1. The digestive system of frog is mainly includes the food catching organs, the alimentary canal and the digestive glands. 2. In the alimentary canal the processes of mastication, digestion and absorption take place, while the digestive glands secrete certain enzymes which bring about the digestion of the ingested food. Alimentary canal:
1. The alimentary canal of the frog is essentially a colied tube of varyihng diameter that extends from one of the body to other. 2. Towards the anterior end it opens through a mouth but at the posterior end it opens through a cloacal aperture as undigested food and reproductive bodies both are removed side by side through this aperture. 3. It consists of the buccal cavity, pharynx, oesophagus, stomach and intestine. Buccal Cavity:
1. The alimentary canal starts with an aperture which is known as mouth opening. 2. Mouth leads into a wide and broad cavity called buccal cavity which lays in between the two jaws- the upper jaw and tha lower jaw. 3. The upper jaw is fixed or immovable, while the lower jaw is hinged and can be freely moved up and down in the vertical plane. 4. The upper jaw bears a row of closely set, small, uniform and hook like pointed maxillary teeth but the lower jaw lacks teeth. 5. Besides maxillary teeth there are two more patches of teeth found one on either side of the median line of the roof of the buccal cavity, they are called vomerine teeth as they are born on the vomer. 6. The teeth are small in size and uniform in structure. 7. They are not used for chewing but prevent the escape of the captured pray. 8. They are curved backwards and attached to the bones instead of being set in sockets. 9. Each tooth is conical in its shape and consists of two parts- the base and the crown. 10. The base forms the roof of the tooth by which it is attached to the jaw. 11. The crown is the free end of tooth separated from the roof by a transverse furrow. 12. The base is formed of bone like substance, while the free end of crown is formed of dentine traversed by numerous fine branching canals leading from the interior of the tooth. 13. The most of the part of the crown is coated with a very hard, resistant, shining white layer of enamel substance. 14. In the interior of each tooth there is a cavity which is called pulp cavity. 15. The buccal cavity in its roof near the vomerine teeth has two openings, the internal or posterior nares connecting with the nostrils through which the respiratory gases pass to and from the buccal cavity during respiration. 16. It also has two opening of Eustachian tubes at the sides of posterior part of the buccal cavity and the glottis which is a median slit in the pharynx behind the tongue that guards the entrance to the lungs. 17. It is always opened during breathing but closes while food is being swallowed. 18. These act as resonators at the time of crocking.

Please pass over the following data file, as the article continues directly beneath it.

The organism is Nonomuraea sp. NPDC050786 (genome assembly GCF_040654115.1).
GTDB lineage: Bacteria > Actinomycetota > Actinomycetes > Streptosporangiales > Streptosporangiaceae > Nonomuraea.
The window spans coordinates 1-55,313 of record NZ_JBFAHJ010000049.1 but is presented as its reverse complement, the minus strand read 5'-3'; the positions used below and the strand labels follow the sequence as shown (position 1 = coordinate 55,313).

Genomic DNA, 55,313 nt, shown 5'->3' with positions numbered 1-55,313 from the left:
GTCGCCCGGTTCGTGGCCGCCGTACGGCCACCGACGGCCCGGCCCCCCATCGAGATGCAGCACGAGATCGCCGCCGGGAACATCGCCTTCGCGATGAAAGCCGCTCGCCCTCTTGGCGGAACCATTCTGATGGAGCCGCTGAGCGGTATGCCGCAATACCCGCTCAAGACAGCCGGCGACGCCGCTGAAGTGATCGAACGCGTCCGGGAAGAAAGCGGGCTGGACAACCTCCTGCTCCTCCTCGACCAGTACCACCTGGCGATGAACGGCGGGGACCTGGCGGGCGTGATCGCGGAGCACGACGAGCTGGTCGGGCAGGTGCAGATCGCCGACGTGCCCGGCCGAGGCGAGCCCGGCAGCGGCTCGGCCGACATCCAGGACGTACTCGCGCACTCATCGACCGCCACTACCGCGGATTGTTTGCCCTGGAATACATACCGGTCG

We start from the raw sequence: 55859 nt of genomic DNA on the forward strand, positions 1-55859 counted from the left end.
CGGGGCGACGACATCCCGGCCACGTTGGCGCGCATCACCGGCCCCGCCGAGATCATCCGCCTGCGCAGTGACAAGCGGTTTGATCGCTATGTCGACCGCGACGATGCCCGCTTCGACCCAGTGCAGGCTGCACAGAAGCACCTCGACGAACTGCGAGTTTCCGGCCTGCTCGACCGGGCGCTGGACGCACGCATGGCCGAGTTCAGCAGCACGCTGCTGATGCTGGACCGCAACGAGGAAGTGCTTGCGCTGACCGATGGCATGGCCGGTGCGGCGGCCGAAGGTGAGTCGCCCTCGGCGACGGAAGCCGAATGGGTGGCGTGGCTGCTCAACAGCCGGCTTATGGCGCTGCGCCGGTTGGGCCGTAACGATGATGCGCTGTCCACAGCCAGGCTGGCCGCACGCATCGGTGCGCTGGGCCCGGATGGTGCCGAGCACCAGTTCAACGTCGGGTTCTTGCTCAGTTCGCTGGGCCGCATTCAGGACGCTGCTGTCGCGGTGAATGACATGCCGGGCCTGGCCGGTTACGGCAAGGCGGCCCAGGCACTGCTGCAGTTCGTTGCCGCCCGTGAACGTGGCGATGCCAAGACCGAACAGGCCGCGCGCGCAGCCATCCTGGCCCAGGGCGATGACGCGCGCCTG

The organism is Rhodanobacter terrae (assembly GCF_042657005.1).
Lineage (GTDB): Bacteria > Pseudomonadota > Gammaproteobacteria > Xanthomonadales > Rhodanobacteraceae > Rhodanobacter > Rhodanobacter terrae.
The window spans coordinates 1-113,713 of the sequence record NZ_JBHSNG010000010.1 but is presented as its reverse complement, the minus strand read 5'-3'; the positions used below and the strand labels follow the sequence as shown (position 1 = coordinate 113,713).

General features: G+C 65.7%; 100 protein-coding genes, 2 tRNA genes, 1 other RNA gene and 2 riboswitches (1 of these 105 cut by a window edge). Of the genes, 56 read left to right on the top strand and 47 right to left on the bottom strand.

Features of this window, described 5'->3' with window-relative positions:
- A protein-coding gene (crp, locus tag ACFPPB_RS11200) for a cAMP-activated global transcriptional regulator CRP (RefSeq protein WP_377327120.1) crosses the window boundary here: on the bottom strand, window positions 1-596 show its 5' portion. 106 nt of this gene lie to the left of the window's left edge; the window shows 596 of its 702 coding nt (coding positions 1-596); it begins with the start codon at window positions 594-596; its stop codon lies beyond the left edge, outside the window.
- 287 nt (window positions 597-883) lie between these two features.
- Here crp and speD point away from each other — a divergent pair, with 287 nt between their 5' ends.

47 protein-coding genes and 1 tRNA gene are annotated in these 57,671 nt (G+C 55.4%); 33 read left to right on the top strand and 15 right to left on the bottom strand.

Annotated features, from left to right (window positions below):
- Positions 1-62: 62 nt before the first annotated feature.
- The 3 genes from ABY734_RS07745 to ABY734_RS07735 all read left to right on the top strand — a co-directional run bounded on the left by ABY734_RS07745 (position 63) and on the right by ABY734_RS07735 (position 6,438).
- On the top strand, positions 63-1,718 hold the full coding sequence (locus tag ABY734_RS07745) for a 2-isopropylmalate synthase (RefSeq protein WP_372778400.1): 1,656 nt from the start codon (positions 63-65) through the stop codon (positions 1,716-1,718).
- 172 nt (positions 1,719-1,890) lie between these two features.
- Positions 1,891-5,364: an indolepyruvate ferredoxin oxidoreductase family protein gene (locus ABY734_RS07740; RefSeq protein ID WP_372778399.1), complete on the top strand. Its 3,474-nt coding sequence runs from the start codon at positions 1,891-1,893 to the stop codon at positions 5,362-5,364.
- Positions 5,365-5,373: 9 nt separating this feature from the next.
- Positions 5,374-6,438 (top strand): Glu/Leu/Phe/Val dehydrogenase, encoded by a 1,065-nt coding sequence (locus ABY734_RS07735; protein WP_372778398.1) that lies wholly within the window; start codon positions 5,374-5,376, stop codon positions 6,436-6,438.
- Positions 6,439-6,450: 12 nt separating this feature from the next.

19. The large, thick, fleshy and protractible tongue which is attached in front and free and notched behind. 20. Its upper upper surface bears taste buds in the form of small papillae and mucous glands of which the secretions make the tongue sticky. 21. Neither taste buds not mucous glands produce any digestive enzymes. 22. The tongue can be thrown out and rectracted suddenly to capture and engulf insects. 23. According to hardtop the throwing out of the tongue is brought about by the sudden flowing of squeezed lymph from the lymph sac to another due to muscular contraction but the buccal cavity in which a flat hyoid cartilage is embedded. 24. The buccal cavity narrows behind as the pharynx which opens into oesophagus through gullet. Oesophagus:
1. The gullet leads into a broad tubular part of the alimentary canal called oesophagus. 2. This part of the alimentary canal is very short due to the absence of neck but highly distensible as its...
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